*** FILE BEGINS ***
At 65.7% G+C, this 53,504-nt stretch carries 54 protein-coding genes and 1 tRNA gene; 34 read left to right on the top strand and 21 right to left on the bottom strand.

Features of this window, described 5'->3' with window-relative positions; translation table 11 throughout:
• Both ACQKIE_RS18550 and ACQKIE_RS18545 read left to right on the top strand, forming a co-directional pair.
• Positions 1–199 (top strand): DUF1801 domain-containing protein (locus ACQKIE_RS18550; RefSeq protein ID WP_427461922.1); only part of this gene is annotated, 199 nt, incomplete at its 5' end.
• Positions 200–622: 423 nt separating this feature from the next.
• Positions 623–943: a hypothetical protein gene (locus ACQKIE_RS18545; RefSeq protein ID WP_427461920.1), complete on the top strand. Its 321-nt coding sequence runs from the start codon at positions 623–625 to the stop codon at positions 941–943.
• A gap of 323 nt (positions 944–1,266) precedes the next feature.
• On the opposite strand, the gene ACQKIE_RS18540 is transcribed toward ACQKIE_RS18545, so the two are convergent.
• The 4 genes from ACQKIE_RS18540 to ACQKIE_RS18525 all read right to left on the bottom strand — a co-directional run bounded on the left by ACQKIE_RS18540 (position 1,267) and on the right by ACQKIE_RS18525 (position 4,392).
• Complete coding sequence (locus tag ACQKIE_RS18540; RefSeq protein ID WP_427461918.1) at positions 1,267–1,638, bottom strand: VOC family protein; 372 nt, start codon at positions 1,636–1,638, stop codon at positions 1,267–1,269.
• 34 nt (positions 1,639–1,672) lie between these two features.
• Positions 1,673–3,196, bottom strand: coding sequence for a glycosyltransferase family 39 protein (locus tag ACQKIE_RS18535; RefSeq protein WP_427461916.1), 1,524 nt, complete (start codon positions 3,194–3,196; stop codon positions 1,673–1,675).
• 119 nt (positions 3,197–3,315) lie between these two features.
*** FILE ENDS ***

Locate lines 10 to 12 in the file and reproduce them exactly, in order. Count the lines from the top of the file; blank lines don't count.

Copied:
• Complete coding sequence (locus tag ACQKIE_RS18540; RefSeq protein ID WP_427461918.1) at positions 1,267–1,638, bottom strand: VOC family protein; 372 nt, start codon at positions 1,636–1,638, stop codon at positions 1,267–1,269.
• 34 nt (positions 1,639–1,672) lie between these two features.
• Positions 1,673–3,196, bottom strand: coding sequence for a glycosyltransferase family 39 protein (locus tag ACQKIE_RS18535; RefSeq protein WP_427461916.1), 1,524 nt, complete (start codon positions 3,194–3,196; stop codon positions 1,673–1,675).